Date of Award:

5-2020

Document Type:

Dissertation

Degree Name:

Doctor of Philosophy (PhD)

Department:

Instructional Technology and Learning Sciences

Committee

Jody Clarke-Midura

Committee

Sherry Marx

Committee

Mimi Recker

Abstract

Retention of women through graduation in Computer Science (CS) majors is one of the biggest challenges for CS education. Most research in this area focuses on factors influencing attrition rather than why and how women remain committed. The goal of this research study is to understand retention from the perspective of women who persisted in their CS major. Using the theoretical lens of legitimate peripheral participation in communities of practice, I designed and conducted a study that involved focus groups, interviews, journey maps, and experience sampling methods. I found that retention of women in this study was influenced by four different types of interactions and eight different practices inside the CS major. I also found that learning was a matter of multimembership at the intersection of several different communities which supported both these women’s learning and retention. Finally, this dissertation provides a cross-case study narrative that highlights commonalities and differences of different pathways of ongoing participation investigated in this study. Such narrative is illustrated by five individual case studies of five women persisting in their CS major.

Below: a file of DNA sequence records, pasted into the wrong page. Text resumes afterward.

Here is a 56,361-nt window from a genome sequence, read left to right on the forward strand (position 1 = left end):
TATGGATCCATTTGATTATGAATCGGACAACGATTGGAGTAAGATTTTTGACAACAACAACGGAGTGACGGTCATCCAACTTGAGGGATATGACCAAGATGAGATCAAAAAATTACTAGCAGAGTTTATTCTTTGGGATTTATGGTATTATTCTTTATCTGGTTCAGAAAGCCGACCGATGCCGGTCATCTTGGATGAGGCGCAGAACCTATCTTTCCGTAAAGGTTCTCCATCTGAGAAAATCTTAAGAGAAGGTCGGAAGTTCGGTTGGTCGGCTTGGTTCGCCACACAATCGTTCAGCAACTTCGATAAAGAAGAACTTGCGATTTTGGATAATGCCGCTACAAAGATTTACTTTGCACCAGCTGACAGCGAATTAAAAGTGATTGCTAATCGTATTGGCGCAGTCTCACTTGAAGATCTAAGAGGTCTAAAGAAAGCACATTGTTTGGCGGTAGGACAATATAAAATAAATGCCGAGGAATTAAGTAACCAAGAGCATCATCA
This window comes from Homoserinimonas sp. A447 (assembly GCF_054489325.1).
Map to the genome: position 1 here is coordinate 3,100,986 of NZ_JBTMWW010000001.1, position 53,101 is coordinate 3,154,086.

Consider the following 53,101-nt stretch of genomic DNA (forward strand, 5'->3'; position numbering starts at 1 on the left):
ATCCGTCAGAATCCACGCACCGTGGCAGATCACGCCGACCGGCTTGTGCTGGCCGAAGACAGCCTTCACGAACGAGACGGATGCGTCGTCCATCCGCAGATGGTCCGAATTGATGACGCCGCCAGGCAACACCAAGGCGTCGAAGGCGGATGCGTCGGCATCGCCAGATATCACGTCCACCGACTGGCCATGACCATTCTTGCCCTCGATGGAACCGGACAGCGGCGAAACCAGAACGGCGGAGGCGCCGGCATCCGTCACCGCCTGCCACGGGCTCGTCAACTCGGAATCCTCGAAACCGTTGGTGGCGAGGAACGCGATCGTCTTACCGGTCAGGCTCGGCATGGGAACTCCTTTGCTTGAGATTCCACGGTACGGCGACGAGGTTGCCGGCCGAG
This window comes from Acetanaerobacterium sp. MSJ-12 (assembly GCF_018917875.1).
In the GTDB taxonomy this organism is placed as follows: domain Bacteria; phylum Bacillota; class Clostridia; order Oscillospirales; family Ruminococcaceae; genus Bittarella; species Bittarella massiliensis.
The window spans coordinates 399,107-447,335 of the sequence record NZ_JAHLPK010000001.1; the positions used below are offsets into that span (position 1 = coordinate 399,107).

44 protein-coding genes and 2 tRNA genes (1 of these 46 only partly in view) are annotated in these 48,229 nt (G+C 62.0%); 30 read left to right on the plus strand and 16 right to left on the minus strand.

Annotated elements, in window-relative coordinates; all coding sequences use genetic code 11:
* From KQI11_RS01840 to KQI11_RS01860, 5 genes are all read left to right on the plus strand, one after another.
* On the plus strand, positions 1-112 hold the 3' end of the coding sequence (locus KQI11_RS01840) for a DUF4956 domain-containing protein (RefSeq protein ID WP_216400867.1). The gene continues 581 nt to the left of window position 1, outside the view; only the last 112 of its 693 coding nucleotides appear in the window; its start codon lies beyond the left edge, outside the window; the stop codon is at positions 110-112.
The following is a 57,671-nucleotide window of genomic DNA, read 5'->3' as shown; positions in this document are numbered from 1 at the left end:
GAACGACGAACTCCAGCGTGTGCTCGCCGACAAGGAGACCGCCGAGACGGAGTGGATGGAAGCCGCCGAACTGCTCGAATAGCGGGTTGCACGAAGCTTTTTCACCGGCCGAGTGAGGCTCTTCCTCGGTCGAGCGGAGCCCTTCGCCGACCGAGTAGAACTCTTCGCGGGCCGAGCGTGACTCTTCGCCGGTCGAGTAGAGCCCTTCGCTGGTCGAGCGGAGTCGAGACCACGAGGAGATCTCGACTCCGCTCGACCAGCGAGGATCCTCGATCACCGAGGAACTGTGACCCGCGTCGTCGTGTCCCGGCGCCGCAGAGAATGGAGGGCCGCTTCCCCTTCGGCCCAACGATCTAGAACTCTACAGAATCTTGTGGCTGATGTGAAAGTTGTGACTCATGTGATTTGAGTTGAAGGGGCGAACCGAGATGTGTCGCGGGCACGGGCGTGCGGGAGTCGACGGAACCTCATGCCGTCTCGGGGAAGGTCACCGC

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9b3ce11431848783c68fd72b59c948c7

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